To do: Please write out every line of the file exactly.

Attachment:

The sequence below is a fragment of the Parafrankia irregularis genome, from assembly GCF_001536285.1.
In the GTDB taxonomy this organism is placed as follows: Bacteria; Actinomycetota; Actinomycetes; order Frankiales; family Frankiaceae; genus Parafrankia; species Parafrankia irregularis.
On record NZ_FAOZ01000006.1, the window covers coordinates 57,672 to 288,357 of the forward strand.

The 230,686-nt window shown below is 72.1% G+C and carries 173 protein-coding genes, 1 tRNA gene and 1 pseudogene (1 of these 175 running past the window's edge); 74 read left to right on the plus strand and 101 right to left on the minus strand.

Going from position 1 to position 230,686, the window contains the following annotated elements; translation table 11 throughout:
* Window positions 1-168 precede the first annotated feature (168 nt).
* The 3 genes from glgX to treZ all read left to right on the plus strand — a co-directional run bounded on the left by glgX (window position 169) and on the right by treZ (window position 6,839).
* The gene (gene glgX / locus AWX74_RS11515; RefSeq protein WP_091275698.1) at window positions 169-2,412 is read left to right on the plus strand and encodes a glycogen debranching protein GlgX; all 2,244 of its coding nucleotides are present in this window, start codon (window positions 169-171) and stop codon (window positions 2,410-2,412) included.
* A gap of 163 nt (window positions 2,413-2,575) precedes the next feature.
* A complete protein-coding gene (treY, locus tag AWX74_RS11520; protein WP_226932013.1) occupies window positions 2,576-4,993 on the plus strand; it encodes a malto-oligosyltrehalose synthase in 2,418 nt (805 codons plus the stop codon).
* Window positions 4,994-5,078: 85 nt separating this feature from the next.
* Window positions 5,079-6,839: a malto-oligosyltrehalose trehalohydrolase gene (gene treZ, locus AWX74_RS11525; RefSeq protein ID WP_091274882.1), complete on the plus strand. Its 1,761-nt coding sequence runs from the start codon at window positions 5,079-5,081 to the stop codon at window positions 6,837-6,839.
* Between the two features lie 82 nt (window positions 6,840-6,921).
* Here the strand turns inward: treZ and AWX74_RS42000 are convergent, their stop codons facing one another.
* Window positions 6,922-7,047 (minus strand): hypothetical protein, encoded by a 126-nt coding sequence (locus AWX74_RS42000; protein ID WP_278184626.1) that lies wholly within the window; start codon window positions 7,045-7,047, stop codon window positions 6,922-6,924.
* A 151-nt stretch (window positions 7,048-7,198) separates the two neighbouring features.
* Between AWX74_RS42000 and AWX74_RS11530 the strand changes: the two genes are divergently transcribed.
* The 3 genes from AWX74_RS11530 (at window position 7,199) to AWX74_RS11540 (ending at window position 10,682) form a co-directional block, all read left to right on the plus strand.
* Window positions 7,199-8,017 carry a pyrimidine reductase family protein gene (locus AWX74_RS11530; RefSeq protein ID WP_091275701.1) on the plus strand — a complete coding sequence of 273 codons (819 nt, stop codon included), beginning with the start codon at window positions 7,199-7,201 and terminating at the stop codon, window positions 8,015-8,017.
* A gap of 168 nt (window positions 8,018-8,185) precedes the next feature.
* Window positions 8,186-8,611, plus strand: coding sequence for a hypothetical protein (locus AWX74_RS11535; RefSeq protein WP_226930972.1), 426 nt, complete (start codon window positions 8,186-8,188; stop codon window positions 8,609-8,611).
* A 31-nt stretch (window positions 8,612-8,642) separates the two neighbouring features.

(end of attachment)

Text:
The sequence below is a fragment of the Parafrankia irregularis genome, from assembly GCF_001536285.1.
In the GTDB taxonomy this organism is placed as follows: Bacteria; Actinomycetota; Actinomycetes; order Frankiales; family Frankiaceae; genus Parafrankia; species Parafrankia irregularis.
On record NZ_FAOZ01000006.1, the window covers coordinates 57,672 to 288,357 of the forward strand.

The 230,686-nt window shown below is 72.1% G+C and carries 173 protein-coding genes, 1 tRNA gene and 1 pseudogene (1 of these 175 running past the window's edge); 74 read left to right on the plus strand and 101 right to left on the minus strand.

Going from position 1 to position 230,686, the window contains the following annotated elements; translation table 11 throughout:
* Window positions 1-168 precede the first annotated feature (168 nt).
* The 3 genes from glgX to treZ all read left to right on the plus strand — a co-directional run bounded on the left by glgX (window position 169) and on the right by treZ (window position 6,839).
* The gene (gene glgX / locus AWX74_RS11515; RefSeq protein WP_091275698.1) at window positions 169-2,412 is read left to right on the plus strand and encodes a glycogen debranching protein GlgX; all 2,244 of its coding nucleotides are present in this window, start codon (window positions 169-171) and stop codon (window positions 2,410-2,412) included.
* A gap of 163 nt (window positions 2,413-2,575) precedes the next feature.
* A complete protein-coding gene (treY, locus tag AWX74_RS11520; protein WP_226932013.1) occupies window positions 2,576-4,993 on the plus strand; it encodes a malto-oligosyltrehalose synthase in 2,418 nt (805 codons plus the stop codon).
* Window positions 4,994-5,078: 85 nt separating this feature from the next.
* Window positions 5,079-6,839: a malto-oligosyltrehalose trehalohydrolase gene (gene treZ, locus AWX74_RS11525; RefSeq protein ID WP_091274882.1), complete on the plus strand. Its 1,761-nt coding sequence runs from the start codon at window positions 5,079-5,081 to the stop codon at window positions 6,837-6,839.
* Between the two features lie 82 nt (window positions 6,840-6,921).
* Here the strand turns inward: treZ and AWX74_RS42000 are convergent, their stop codons facing one another.
* Window positions 6,922-7,047 (minus strand): hypothetical protein, encoded by a 126-nt coding sequence (locus AWX74_RS42000; protein ID WP_278184626.1) that lies wholly within the window; start codon window positions 7,045-7,047, stop codon window positions 6,922-6,924.
* A 151-nt stretch (window positions 7,048-7,198) separates the two neighbouring features.
* Between AWX74_RS42000 and AWX74_RS11530 the strand changes: the two genes are divergently transcribed.
* The 3 genes from AWX74_RS11530 (at window position 7,199) to AWX74_RS11540 (ending at window position 10,682) form a co-directional block, all read left to right on the plus strand.
* Window positions 7,199-8,017 carry a pyrimidine reductase family protein gene (locus AWX74_RS11530; RefSeq protein ID WP_091275701.1) on the plus strand — a complete coding sequence of 273 codons (819 nt, stop codon included), beginning with the start codon at window positions 7,199-7,201 and terminating at the stop codon, window positions 8,015-8,017.
* A gap of 168 nt (window positions 8,018-8,185) precedes the next feature.
* Window positions 8,186-8,611, plus strand: coding sequence for a hypothetical protein (locus AWX74_RS11535; RefSeq protein WP_226930972.1), 426 nt, complete (start codon window positions 8,186-8,188; stop codon window positions 8,609-8,611).
* A 31-nt stretch (window positions 8,612-8,642) separates the two neighbouring features.